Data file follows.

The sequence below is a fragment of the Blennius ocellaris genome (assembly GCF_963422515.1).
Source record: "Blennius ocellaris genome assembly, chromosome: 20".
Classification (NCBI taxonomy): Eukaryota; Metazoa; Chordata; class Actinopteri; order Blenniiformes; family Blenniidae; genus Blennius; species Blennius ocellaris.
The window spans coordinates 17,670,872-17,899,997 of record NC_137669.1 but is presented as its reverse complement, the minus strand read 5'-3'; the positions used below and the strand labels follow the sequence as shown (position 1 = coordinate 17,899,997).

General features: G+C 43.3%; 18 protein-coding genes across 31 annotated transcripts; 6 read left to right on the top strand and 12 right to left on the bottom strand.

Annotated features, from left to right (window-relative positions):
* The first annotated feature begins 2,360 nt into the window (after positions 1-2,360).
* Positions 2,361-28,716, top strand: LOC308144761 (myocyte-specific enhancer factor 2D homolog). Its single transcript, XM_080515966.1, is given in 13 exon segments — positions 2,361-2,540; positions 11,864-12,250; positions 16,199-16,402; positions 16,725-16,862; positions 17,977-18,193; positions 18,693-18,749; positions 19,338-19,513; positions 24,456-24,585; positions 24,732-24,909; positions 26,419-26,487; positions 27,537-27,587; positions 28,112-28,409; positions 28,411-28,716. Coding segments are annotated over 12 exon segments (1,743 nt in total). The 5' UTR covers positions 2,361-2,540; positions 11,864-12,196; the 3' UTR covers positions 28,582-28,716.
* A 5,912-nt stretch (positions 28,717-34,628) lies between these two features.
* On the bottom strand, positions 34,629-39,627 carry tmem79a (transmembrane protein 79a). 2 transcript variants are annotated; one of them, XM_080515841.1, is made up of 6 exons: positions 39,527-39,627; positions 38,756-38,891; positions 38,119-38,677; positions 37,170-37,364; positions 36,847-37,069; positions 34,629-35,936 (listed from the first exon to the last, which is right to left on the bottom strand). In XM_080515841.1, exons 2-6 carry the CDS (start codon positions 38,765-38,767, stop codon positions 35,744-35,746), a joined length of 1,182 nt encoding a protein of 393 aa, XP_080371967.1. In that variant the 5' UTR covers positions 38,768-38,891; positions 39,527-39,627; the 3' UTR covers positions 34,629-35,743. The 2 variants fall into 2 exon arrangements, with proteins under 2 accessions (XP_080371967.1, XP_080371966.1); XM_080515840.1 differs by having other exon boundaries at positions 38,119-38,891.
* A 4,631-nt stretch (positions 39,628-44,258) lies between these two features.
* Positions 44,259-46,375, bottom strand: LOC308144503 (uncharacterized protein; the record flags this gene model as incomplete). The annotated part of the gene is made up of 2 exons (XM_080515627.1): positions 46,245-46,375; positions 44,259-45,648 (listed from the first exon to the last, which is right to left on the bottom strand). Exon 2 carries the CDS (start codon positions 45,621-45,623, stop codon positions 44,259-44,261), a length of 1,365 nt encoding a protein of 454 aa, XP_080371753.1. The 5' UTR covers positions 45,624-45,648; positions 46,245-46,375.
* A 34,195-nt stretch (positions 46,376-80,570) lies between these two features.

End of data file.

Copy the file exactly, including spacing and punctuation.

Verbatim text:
The sequence below is a fragment of the Blennius ocellaris genome (assembly GCF_963422515.1).
Source record: "Blennius ocellaris genome assembly, chromosome: 20".
Classification (NCBI taxonomy): Eukaryota; Metazoa; Chordata; class Actinopteri; order Blenniiformes; family Blenniidae; genus Blennius; species Blennius ocellaris.
The window spans coordinates 17,670,872-17,899,997 of record NC_137669.1 but is presented as its reverse complement, the minus strand read 5'-3'; the positions used below and the strand labels follow the sequence as shown (position 1 = coordinate 17,899,997).

General features: G+C 43.3%; 18 protein-coding genes across 31 annotated transcripts; 6 read left to right on the top strand and 12 right to left on the bottom strand.

Annotated features, from left to right (window-relative positions):
* The first annotated feature begins 2,360 nt into the window (after positions 1-2,360).
* Positions 2,361-28,716, top strand: LOC308144761 (myocyte-specific enhancer factor 2D homolog). Its single transcript, XM_080515966.1, is given in 13 exon segments — positions 2,361-2,540; positions 11,864-12,250; positions 16,199-16,402; positions 16,725-16,862; positions 17,977-18,193; positions 18,693-18,749; positions 19,338-19,513; positions 24,456-24,585; positions 24,732-24,909; positions 26,419-26,487; positions 27,537-27,587; positions 28,112-28,409; positions 28,411-28,716. Coding segments are annotated over 12 exon segments (1,743 nt in total). The 5' UTR covers positions 2,361-2,540; positions 11,864-12,196; the 3' UTR covers positions 28,582-28,716.
* A 5,912-nt stretch (positions 28,717-34,628) lies between these two features.
* On the bottom strand, positions 34,629-39,627 carry tmem79a (transmembrane protein 79a). 2 transcript variants are annotated; one of them, XM_080515841.1, is made up of 6 exons: positions 39,527-39,627; positions 38,756-38,891; positions 38,119-38,677; positions 37,170-37,364; positions 36,847-37,069; positions 34,629-35,936 (listed from the first exon to the last, which is right to left on the bottom strand). In XM_080515841.1, exons 2-6 carry the CDS (start codon positions 38,765-38,767, stop codon positions 35,744-35,746), a joined length of 1,182 nt encoding a protein of 393 aa, XP_080371967.1. In that variant the 5' UTR covers positions 38,768-38,891; positions 39,527-39,627; the 3' UTR covers positions 34,629-35,743. The 2 variants fall into 2 exon arrangements, with proteins under 2 accessions (XP_080371967.1, XP_080371966.1); XM_080515840.1 differs by having other exon boundaries at positions 38,119-38,891.
* A 4,631-nt stretch (positions 39,628-44,258) lies between these two features.
* Positions 44,259-46,375, bottom strand: LOC308144503 (uncharacterized protein; the record flags this gene model as incomplete). The annotated part of the gene is made up of 2 exons (XM_080515627.1): positions 46,245-46,375; positions 44,259-45,648 (listed from the first exon to the last, which is right to left on the bottom strand). Exon 2 carries the CDS (start codon positions 45,621-45,623, stop codon positions 44,259-44,261), a length of 1,365 nt encoding a protein of 454 aa, XP_080371753.1. The 5' UTR covers positions 45,624-45,648; positions 46,245-46,375.
* A 34,195-nt stretch (positions 46,376-80,570) lies between these two features.